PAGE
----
If it is, it is a good chance it is cellulosic browning, removed with Browning Remover, NOT Browning Treatment.

Browning Treatment will help prevent cellulosic browning.

Browning Remover, has a higher % of H2O2 (or maybe over there, Acetic Acid), and is effective at removing the problem.

The plastic mats exacerbate the problem.

Plastic will retain moisture UNDER the mat, keeping the carpet damp & allowing mould spores to form.

Even in cases where the carpet may be dry, in times of very high humidity due to extended rainfall, it is not uncommon for moisture to gather under the plastic & start the problem.

Many times the air con; will fix this, BUT on weekends when the a/c is not on, is when the problem can start.

This is what I've found living in the tropics, don't know where you are, so cannot qualify my findings for you.

:yoda:
 
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You don't have room in that trailer?
Honestly, I've never had a problem that I can remember of removing coffee or urine stains. I've always used peroxide to handle it.

Will my Acid rinse, undiluted, be just as good? Or do you think I should get some Browning treatment or remover at TCS this weekend?
 
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There are several types of browning treatments or browning removers. They are not all the same.
Some are based on sodium bilsulfite or sodium metabilsulfite which are reducing agents. Others are acids. Similar to your acid rinse but at different strengths and probably added surfactants to help them penetrate the fibers better. Some are peroxides or oxidizers. Be sure you know which you are using, espcially if you intend to try multiple products on the same area.

Try to determine if it is mold. If you hit mold with a rotary or Cimex or OP or even a vacuum, there will be mold spores everywhere and that can come back to be a big rpoblem for you later.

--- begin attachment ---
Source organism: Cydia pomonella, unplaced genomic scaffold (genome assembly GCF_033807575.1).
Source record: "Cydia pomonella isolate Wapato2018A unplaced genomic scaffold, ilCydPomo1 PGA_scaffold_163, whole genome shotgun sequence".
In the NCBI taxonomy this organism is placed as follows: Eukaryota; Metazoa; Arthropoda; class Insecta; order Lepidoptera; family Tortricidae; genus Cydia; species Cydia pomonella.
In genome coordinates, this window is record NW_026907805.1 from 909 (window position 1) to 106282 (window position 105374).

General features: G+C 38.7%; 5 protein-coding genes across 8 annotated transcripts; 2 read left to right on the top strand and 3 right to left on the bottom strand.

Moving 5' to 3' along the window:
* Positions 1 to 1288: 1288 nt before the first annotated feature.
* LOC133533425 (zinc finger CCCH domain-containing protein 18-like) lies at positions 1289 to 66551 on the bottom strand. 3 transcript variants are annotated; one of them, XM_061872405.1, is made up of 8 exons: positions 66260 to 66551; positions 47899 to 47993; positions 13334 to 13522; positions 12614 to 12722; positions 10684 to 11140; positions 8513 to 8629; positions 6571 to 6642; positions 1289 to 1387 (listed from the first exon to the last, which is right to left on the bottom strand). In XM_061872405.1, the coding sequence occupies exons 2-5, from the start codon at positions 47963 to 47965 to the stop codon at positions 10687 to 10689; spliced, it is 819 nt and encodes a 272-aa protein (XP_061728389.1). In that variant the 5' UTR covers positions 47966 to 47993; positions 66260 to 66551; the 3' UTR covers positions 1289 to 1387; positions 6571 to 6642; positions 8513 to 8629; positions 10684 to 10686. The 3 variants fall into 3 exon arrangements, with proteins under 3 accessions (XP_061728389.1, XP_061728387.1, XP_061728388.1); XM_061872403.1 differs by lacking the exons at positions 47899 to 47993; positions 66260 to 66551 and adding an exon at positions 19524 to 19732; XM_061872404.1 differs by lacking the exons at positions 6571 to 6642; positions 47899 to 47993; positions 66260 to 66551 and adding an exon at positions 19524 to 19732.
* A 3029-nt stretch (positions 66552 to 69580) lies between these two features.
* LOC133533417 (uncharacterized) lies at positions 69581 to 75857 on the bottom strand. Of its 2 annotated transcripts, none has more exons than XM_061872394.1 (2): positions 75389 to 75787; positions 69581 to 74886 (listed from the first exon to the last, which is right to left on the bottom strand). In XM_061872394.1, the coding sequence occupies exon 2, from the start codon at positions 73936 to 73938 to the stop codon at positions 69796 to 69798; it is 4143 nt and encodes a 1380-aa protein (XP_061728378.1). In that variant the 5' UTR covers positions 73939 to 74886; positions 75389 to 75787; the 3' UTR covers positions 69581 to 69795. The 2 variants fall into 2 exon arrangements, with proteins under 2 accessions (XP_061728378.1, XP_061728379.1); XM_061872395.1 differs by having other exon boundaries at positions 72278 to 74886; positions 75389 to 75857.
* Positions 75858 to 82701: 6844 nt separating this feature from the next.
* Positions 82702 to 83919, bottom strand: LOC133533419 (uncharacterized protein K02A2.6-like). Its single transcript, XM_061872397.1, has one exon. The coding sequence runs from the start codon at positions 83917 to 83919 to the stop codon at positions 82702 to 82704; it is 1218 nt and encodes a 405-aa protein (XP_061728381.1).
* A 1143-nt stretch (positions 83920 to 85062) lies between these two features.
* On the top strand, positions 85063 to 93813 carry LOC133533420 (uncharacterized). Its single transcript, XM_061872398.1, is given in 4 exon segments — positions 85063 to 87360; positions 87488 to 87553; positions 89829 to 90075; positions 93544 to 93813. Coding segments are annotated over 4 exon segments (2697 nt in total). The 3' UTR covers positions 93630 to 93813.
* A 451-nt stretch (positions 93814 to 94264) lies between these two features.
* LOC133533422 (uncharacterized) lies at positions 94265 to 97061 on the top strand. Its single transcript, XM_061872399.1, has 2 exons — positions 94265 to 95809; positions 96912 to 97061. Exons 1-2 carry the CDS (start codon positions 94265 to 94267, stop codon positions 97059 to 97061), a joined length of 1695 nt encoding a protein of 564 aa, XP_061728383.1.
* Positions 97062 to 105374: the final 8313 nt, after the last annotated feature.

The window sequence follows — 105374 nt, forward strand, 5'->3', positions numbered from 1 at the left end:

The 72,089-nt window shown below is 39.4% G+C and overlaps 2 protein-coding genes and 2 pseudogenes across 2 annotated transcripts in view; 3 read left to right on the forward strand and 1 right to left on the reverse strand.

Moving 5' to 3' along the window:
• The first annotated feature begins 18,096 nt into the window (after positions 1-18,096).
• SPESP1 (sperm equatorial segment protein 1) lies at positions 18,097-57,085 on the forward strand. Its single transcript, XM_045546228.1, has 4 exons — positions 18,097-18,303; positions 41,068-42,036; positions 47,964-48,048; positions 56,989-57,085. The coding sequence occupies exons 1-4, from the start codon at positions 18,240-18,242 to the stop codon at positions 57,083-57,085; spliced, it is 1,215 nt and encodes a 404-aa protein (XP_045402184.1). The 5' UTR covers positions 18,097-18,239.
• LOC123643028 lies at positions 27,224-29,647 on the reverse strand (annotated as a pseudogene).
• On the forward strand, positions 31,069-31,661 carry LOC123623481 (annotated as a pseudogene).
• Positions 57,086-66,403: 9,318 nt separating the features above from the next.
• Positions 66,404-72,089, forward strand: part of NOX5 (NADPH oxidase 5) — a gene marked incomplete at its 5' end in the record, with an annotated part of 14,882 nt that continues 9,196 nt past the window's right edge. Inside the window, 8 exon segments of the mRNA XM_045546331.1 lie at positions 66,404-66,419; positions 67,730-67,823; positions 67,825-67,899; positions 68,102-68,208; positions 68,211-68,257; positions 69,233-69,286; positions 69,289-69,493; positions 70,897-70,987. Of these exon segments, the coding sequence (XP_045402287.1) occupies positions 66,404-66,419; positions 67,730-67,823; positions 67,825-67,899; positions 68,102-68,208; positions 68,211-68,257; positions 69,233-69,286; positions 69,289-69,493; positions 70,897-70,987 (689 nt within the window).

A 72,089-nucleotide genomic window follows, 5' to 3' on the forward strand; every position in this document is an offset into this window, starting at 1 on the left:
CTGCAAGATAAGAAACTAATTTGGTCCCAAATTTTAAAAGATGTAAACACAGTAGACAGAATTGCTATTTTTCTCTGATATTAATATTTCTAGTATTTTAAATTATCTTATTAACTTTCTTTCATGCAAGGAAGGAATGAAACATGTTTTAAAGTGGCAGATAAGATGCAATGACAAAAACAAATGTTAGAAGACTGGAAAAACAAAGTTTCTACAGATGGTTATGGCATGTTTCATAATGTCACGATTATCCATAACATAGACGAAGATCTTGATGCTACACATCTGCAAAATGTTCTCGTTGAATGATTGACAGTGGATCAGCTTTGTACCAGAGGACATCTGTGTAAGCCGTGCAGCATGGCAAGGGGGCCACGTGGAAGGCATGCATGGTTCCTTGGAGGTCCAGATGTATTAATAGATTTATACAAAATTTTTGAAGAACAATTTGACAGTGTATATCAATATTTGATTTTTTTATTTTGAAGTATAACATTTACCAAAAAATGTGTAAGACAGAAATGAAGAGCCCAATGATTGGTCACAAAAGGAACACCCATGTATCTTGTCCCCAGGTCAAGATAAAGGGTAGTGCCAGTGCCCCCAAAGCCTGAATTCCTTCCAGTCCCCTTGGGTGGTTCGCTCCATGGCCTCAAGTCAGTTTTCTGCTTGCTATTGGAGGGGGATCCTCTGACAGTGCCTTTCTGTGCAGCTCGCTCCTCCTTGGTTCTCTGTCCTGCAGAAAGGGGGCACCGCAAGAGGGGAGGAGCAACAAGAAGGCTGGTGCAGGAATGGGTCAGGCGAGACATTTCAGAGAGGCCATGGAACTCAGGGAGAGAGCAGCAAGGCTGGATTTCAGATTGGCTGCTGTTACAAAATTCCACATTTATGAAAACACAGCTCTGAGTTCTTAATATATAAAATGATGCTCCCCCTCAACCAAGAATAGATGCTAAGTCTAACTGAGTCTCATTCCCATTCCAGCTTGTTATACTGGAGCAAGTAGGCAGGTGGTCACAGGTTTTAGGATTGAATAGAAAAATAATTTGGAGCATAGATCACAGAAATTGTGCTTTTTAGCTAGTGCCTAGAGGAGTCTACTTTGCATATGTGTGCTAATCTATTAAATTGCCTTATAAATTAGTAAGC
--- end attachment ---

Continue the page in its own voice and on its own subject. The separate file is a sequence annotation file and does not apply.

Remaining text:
Rick's suggesting of encapsulation with peroxide is a good one. We might disagree on the specific product to sue.

Larry's suggestion of testing a few approaches and then going with the one that works makes a lot of sense, especially because you are not certain on the cause of the stain.
 
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There are several types of browning treatments or browning removers. They are not all the same.
Some are based on sodium bilsulfite or sodium metabilsulfite which are reducing agents. Others are acids. Similar to your acid rinse but at different strengths and probably added surfactants to help them penetrate the fibers better. Some are peroxides or oxidizers. Be sure you know which you are using, espcially if you intend to try multiple products on the same area.

Try to determine if it is mold. If you hit mold with a rotary or Cimex or OP or even a vacuum, there will be mold spores everywhere and that can come back to be a big rpoblem for you later.

Rick's suggesting of encapsulation with peroxide is a good one. We might disagree on the specific product to sue.

Larry's suggestion of testing a few approaches and then going with the one that works makes a lot of sense, especially because you are not certain on the cause of the stain.
I don't want to use a chemical that would lock the stain in, so what order would you use the different treatments to help prevent that?
 
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I don't want to use a chemical that would lock the stain in, so what order would you use the different treatments to help prevent that?
There should be any issues as long as you don't use an oxidizer and a reducer together. An acid can reduce the effectiveness of an oxidizer. Just rinse between products and you should be fine.

If you test each in a different small area, there should not be much mixing of different products. You will find out what works.
Personally, I would start with encap / O2 as that is the easiest for me to do over the size you are delaing with and the equipment I have.
 
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If it's mold would a moisture detector sense it? If it's wet shouldn't it be treated as mold anyway?

I would think treat it and dry it then come back and clean as normal or use a post treatment on all the carpet.